Why, during the last two hundred years, when critical achievement in the field of tragedy has been outstanding, has there been little creative practice? David Lenson examines the work of various writers not ordinarily placed in the tragic tradition—among them, Kleist, Goethe, Melville, Yeats, and Faulkner—and suggests that the tradition of tragedy does continue in genres other than drama, that is, in the novel and even in lyric poetry.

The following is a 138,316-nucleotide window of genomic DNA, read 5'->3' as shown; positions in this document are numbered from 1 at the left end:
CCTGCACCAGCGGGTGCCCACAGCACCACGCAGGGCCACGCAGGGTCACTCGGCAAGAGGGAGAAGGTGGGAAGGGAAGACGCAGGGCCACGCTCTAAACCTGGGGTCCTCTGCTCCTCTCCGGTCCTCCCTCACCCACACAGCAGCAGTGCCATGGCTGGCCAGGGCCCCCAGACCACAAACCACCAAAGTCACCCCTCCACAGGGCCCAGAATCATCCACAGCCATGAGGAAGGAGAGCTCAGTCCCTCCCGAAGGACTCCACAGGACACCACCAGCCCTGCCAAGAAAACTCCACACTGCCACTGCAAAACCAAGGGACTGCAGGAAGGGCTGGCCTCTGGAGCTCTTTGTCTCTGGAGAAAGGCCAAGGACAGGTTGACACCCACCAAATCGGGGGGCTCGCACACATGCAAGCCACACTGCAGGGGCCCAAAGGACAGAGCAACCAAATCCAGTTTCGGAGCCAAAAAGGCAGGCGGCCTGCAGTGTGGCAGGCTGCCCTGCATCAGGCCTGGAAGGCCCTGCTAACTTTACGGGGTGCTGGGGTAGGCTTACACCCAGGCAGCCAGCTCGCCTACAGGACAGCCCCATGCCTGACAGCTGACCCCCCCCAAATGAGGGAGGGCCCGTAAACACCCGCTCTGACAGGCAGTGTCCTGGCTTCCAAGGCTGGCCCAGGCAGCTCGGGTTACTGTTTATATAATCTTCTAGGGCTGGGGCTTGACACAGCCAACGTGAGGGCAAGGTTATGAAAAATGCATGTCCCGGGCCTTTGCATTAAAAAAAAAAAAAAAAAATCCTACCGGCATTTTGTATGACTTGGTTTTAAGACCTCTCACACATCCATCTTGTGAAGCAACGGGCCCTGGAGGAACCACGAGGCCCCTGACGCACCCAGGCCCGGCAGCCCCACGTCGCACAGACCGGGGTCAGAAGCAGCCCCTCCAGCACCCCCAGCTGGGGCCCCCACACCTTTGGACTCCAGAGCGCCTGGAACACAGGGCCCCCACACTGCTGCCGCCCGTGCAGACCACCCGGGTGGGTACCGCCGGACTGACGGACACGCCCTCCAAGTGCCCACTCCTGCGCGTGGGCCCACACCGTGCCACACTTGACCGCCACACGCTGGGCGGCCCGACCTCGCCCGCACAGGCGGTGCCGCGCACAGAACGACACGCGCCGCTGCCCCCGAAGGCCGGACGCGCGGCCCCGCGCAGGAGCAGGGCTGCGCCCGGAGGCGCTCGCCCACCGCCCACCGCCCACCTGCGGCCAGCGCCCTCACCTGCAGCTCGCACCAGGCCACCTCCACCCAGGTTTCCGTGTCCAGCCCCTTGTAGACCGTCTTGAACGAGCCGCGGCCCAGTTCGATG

The notion of tragedy's migration from one genre to others indicates, however, rather sweeping modifications in the theory of tragedy. Achilles' Choice proposes a structural model for tragic criticism that synthesizes the almost scientific theories predominant since World War II with the irrationalist theories they replaced.
Originally published in 1975.
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